The report that forced former Auditor-General Martin Matthews to resign can finally be revealed by Stuff.
MPs intended it to be kept secret, but today Stuff can disclose its full contents after discovering Parliament never formally suppressed it.
The draft report, which Matthews’ alleges is “riddled” with errors, was used by a committee of MPs to force Matthews’ resignation in August 2017, an act described by former Prime Minister Sir Geoffrey Palmer as an “unprecedented” constitutional breach.
As a result of the report, Matthews said he has been labelled “toxic” or “radioactive,” which has meant he has been unable to find another full-time position.
Matthews is now petitioning Parliament to reopen his case.
Matthews’ time as chief executive of the Ministry of Transport coincided with a $726,000 fraud carried out by senior staffer Joanne Harrison.
Matthews had himself asked for the report in May 2017, when the media frenzy surrounding Harrison’s fraud overshadowed his appointment as Auditor-General.
The resulting report from senior civil servant Sir Maarten Wevers concluded that Matthews was “not suitable” for his role as Auditor-General. The report was so damning the Officers of Parliament Committee asked for Matthews’ resignation in return for suppressing it, preserving Matthews’ reputation.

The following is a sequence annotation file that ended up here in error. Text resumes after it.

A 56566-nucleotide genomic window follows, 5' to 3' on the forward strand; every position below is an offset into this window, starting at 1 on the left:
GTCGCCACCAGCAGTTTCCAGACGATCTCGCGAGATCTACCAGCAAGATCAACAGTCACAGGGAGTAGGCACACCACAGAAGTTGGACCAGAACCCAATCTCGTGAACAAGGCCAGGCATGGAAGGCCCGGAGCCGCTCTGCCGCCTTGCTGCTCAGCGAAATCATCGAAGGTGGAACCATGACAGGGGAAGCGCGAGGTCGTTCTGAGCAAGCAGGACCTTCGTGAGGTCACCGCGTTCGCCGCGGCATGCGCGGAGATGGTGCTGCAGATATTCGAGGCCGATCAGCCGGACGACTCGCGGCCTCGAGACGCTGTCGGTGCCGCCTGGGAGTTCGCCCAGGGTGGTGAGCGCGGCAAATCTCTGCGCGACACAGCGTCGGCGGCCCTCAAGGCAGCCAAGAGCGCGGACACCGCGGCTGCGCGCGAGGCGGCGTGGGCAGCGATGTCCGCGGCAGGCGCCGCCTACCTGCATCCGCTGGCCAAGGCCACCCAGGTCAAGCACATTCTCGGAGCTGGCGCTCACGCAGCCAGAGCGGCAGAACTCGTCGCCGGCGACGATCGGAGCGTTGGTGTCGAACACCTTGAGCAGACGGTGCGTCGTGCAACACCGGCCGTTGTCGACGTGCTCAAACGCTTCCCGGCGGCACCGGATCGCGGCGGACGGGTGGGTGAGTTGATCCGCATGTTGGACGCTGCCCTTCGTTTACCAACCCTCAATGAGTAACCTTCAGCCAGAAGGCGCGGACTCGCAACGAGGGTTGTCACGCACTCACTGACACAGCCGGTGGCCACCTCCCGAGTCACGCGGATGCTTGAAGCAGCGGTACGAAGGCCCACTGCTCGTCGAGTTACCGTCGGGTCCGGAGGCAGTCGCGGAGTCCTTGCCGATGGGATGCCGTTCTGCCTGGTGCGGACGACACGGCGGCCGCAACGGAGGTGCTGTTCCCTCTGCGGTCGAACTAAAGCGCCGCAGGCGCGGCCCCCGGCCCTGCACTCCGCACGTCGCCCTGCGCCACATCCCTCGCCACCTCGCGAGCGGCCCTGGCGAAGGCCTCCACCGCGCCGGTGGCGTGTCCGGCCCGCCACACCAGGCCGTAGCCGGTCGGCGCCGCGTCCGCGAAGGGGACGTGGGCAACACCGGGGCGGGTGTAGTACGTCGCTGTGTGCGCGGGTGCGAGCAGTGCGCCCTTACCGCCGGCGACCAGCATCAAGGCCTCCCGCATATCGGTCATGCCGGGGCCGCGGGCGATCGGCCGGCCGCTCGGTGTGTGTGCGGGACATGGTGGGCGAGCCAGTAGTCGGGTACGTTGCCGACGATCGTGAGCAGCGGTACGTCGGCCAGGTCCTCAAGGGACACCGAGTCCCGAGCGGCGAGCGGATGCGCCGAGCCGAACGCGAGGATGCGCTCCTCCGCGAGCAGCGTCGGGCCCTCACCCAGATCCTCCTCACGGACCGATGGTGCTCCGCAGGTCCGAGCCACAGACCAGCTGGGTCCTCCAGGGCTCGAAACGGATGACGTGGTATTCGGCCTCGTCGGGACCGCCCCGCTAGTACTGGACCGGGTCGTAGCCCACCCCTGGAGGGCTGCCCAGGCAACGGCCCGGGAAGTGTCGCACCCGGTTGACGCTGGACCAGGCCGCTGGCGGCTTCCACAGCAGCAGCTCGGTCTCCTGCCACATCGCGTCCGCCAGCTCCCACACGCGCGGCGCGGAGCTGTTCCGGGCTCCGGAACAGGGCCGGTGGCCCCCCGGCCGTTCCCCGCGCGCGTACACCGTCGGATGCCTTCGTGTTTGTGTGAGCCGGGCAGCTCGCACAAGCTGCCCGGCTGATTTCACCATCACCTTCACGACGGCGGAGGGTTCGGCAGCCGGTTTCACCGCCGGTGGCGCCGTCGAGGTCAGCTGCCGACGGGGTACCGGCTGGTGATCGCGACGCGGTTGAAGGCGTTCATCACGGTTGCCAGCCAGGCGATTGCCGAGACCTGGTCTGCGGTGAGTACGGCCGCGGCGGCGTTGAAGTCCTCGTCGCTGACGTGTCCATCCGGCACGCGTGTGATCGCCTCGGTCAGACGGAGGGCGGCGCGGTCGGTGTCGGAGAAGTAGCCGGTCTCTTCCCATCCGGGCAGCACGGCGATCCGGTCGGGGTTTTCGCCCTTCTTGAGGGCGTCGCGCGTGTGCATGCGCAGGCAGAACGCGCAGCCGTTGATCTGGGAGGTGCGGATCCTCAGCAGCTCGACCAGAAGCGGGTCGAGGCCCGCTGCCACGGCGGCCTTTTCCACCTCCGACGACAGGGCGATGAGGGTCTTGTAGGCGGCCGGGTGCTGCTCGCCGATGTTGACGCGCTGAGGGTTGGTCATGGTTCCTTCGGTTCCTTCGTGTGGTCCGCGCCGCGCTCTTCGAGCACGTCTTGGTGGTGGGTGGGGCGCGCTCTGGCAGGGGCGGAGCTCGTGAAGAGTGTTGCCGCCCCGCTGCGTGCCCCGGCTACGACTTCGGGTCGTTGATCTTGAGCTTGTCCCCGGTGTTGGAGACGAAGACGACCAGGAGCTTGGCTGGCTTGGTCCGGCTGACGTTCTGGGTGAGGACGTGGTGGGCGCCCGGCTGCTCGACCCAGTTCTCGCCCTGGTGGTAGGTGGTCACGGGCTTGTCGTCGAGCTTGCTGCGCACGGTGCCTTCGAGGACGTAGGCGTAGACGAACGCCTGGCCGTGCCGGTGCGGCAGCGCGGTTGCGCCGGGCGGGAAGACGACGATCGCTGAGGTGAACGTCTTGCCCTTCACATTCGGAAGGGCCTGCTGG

Matthews released the report to Stuff, along with his rebuttal.
Stuff also has a copy of Matthews’ response to the report, which claims the Wevers report was “riddled with errors of fact or judgements that are inexplicable”. He described it as “unsafe and cannot be relied upon”. Matthews now alleges that because the report was used to dismiss him, he was denied natural justice.
Wevers made an official response to the committee about Matthews’ criticism of his report, which Stuff has not seen.